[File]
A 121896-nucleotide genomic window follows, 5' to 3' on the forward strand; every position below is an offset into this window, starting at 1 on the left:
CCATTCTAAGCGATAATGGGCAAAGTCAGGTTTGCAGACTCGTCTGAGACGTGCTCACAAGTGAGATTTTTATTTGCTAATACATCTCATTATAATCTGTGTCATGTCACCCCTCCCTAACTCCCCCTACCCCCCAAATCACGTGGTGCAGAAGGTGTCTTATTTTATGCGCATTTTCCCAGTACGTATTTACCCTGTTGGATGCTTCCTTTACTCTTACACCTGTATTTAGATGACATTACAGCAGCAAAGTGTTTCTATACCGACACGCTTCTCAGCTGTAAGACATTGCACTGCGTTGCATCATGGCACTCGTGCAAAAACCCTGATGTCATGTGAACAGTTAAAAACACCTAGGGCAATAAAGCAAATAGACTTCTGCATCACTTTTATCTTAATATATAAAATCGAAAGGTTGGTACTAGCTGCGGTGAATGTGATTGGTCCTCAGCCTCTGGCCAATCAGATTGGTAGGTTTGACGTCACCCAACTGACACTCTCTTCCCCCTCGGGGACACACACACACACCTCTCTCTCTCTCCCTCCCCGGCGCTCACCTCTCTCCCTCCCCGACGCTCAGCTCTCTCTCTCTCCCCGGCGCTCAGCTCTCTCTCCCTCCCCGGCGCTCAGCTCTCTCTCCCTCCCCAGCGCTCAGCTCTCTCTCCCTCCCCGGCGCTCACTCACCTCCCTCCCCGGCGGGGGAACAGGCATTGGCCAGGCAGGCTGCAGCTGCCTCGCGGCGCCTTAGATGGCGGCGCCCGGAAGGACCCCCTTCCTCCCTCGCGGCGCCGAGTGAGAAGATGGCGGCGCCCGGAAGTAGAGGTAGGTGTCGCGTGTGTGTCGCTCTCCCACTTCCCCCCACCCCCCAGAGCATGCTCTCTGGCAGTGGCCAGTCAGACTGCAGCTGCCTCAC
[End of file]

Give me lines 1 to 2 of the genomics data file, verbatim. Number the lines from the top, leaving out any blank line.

A 121896-nucleotide genomic window follows, 5' to 3' on the forward strand; every position below is an offset into this window, starting at 1 on the left:
CCATTCTAAGCGATAATGGGCAAAGTCAGGTTTGCAGACTCGTCTGAGACGTGCTCACAAGTGAGATTTTTATTTGCTAATACATCTCATTATAATCTGTGTCATGTCACCCCTCCCTAACTCCCCCTACCCCCCAAATCACGTGGTGCAGAAGGTGTCTTATTTTATGCGCATTTTCCCAGTACGTATTTACCCTGTTGGATGCTTCCTTTACTCTTACACCTGTATTTAGATGACATTACAGCAGCAAAGTGTTTCTATACCGACACGCTTCTCAGCTGTAAGACATTGCACTGCGTTGCATCATGGCACTCGTGCAAAAACCCTGATGTCATGTGAACAGTTAAAAACACCTAGGGCAATAAAGCAAATAGACTTCTGCATCACTTTTATCTTAATATATAAAATCGAAAGGTTGGTACTAGCTGCGGTGAATGTGATTGGTCCTCAGCCTCTGGCCAATCAGATTGGTAGGTTTGACGTCACCCAACTGACACTCTCTTCCCCCTCGGGGACACACACACACACCTCTCTCTCTCTCCCTCCCCGGCGCTCACCTCTCTCCCTCCCCGACGCTCAGCTCTCTCTCTCTCCCCGGCGCTCAGCTCTCTCTCCCTCCCCGGCGCTCAGCTCTCTCTCCCTCCCCAGCGCTCAGCTCTCTCTCCCTCCCCGGCGCTCACTCACCTCCCTCCCCGGCGGGGGAACAGGCATTGGCCAGGCAGGCTGCAGCTGCCTCGCGGCGCCTTAGATGGCGGCGCCCGGAAGGACCCCCTTCCTCCCTCGCGGCGCCGAGTGAGAAGATGGCGGCGCCCGGAAGTAGAGGTAGGTGTCGCGTGTGTGTCGCTCTCCCACTTCCCCCCACCCCCCAGAGCATGCTCTCTGGCAGTGGCCAGTCAGACTGCAGCTGCCTCAC